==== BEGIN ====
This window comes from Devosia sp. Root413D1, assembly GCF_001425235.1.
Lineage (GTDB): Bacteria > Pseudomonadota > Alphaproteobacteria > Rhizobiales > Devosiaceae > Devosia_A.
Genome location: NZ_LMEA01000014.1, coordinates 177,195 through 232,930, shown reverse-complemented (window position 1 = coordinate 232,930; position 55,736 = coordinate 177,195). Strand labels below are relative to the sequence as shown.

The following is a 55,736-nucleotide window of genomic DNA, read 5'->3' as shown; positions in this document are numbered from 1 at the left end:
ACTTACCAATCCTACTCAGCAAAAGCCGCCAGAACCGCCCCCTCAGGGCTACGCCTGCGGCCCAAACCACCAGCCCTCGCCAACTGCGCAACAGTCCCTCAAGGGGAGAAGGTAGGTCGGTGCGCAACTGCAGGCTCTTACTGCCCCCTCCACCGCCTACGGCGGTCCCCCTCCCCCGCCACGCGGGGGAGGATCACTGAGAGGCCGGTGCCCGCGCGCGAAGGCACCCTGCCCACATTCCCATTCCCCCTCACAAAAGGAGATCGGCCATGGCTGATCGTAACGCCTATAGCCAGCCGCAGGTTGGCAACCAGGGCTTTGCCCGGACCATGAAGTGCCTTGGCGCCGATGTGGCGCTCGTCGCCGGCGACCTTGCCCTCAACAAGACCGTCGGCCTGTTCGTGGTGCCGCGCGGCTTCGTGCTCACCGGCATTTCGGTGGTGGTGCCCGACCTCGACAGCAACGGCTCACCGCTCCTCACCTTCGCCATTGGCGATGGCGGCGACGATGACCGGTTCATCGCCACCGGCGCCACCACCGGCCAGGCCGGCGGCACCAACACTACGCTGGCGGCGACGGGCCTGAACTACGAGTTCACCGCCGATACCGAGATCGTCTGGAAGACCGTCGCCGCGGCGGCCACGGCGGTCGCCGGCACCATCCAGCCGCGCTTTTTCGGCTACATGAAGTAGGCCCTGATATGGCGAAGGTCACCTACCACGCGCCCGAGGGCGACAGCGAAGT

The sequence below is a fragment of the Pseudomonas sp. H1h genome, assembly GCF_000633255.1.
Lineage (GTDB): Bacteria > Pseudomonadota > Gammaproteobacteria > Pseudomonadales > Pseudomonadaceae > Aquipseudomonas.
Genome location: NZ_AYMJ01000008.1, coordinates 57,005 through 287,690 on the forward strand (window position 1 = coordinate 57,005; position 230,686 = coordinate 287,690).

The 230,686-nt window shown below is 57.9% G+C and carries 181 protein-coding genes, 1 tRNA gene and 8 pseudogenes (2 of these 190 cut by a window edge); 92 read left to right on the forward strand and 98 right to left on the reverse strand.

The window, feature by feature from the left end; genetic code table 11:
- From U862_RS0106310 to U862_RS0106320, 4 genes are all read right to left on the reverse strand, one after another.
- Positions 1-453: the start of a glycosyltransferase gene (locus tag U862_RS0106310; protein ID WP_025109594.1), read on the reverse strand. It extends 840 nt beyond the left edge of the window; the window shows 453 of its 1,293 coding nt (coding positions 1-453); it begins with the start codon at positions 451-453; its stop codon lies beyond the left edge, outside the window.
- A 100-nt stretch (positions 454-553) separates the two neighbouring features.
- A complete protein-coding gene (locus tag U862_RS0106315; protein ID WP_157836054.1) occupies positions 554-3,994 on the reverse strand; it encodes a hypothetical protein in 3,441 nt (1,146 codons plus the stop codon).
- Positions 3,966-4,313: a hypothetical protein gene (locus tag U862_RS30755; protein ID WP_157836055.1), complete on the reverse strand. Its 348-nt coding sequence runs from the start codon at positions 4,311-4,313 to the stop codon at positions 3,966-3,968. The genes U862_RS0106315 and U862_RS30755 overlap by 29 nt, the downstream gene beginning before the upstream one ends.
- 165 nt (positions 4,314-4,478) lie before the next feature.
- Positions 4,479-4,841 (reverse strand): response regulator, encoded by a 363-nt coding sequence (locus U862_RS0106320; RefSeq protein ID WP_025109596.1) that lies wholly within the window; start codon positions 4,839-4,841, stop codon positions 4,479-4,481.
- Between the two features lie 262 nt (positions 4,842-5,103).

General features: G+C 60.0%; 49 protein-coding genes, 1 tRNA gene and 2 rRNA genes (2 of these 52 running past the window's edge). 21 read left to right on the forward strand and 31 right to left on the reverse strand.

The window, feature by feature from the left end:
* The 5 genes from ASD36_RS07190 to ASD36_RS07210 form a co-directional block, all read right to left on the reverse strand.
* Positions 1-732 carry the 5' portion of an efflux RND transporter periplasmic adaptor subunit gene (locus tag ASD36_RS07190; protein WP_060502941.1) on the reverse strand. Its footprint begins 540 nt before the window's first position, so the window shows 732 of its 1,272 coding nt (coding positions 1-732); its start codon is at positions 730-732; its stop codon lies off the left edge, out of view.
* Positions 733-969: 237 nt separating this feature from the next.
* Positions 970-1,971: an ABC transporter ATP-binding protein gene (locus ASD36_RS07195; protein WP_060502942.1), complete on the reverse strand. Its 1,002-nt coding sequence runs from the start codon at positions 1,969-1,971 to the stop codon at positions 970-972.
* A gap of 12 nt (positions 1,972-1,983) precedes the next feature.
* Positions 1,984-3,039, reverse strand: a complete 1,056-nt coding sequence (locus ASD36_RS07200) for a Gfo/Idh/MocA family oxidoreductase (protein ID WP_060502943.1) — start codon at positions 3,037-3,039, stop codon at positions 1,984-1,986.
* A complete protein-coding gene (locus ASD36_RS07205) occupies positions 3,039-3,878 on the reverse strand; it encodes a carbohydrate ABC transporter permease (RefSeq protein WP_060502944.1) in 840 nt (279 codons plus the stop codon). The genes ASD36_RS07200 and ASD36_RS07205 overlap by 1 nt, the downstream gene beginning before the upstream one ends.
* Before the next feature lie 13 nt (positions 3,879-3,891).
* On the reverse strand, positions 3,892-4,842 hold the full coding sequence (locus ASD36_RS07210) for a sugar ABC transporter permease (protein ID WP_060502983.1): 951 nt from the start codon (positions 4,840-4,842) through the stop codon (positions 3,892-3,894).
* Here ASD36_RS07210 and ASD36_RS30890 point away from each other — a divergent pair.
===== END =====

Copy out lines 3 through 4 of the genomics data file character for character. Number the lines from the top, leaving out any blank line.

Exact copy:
Genome location: NZ_LMEA01000014.1, coordinates 177,195 through 232,930, shown reverse-complemented (window position 1 = coordinate 232,930; position 55,736 = coordinate 177,195). Strand labels below are relative to the sequence as shown.

The following is a 55,736-nucleotide window of genomic DNA, read 5'->3' as shown; positions in this document are numbered from 1 at the left end: